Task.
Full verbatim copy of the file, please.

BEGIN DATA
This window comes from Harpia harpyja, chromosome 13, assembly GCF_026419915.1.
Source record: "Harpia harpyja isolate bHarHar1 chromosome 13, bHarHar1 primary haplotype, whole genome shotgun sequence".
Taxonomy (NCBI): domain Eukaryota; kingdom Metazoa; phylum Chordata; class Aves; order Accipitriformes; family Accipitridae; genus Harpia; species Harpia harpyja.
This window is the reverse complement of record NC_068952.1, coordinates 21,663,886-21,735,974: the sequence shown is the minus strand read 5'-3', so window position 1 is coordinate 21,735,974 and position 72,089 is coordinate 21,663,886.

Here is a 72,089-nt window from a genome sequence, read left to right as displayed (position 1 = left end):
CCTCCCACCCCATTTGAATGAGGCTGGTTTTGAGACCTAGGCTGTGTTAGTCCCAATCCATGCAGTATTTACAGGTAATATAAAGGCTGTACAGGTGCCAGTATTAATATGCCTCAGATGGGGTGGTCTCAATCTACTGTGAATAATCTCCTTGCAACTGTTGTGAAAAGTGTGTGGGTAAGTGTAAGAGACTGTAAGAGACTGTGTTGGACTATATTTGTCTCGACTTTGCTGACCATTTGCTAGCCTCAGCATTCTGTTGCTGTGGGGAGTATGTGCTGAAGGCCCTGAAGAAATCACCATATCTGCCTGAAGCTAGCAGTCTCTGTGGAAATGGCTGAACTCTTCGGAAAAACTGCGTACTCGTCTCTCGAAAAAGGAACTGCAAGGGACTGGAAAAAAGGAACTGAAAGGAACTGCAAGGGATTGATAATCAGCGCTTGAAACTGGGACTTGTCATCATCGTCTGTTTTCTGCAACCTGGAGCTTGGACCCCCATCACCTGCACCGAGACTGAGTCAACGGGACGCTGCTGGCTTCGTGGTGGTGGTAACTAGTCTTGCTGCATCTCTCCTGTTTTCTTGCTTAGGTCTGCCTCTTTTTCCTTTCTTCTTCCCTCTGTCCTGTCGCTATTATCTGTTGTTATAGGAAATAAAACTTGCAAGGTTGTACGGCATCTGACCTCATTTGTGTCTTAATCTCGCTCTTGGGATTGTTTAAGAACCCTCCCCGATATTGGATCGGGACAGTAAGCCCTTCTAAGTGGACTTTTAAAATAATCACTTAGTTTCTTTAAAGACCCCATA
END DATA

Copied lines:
This window comes from Harpia harpyja, chromosome 13, assembly GCF_026419915.1.
Source record: "Harpia harpyja isolate bHarHar1 chromosome 13, bHarHar1 primary haplotype, whole genome shotgun sequence".
Taxonomy (NCBI): domain Eukaryota; kingdom Metazoa; phylum Chordata; class Aves; order Accipitriformes; family Accipitridae; genus Harpia; species Harpia harpyja.
This window is the reverse complement of record NC_068952.1, coordinates 21,663,886-21,735,974: the sequence shown is the minus strand read 5'-3', so window position 1 is coordinate 21,735,974 and position 72,089 is coordinate 21,663,886.

Here is a 72,089-nt window from a genome sequence, read left to right as displayed (position 1 = left end):
CCTCCCACCCCATTTGAATGAGGCTGGTTTTGAGACCTAGGCTGTGTTAGTCCCAATCCATGCAGTATTTACAGGTAATATAAAGGCTGTACAGGTGCCAGTATTAATATGCCTCAGATGGGGTGGTCTCAATCTACTGTGAATAATCTCCTTGCAACTGTTGTGAAAAGTGTGTGGGTAAGTGTAAGAGACTGTAAGAGACTGTGTTGGACTATATTTGTCTCGACTTTGCTGACCATTTGCTAGCCTCAGCATTCTGTTGCTGTGGGGAGTATGTGCTGAAGGCCCTGAAGAAATCACCATATCTGCCTGAAGCTAGCAGTCTCTGTGGAAATGGCTGAACTCTTCGGAAAAACTGCGTACTCGTCTCTCGAAAAAGGAACTGCAAGGGACTGGAAAAAAGGAACTGAAAGGAACTGCAAGGGATTGATAATCAGCGCTTGAAACTGGGACTTGTCATCATCGTCTGTTTTCTGCAACCTGGAGCTTGGACCCCCATCACCTGCACCGAGACTGAGTCAACGGGACGCTGCTGGCTTCGTGGTGGTGGTAACTAGTCTTGCTGCATCTCTCCTGTTTTCTTGCTTAGGTCTGCCTCTTTTTCCTTTCTTCTTCCCTCTGTCCTGTCGCTATTATCTGTTGTTATAGGAAATAAAACTTGCAAGGTTGTACGGCATCTGACCTCATTTGTGTCTTAATCTCGCTCTTGGGATTGTTTAAGAACCCTCCCCGATATTGGATCGGGACAGTAAGCCCTTCTAAGTGGACTTTTAAAATAATCACTTAGTTTCTTTAAAGACCCCATA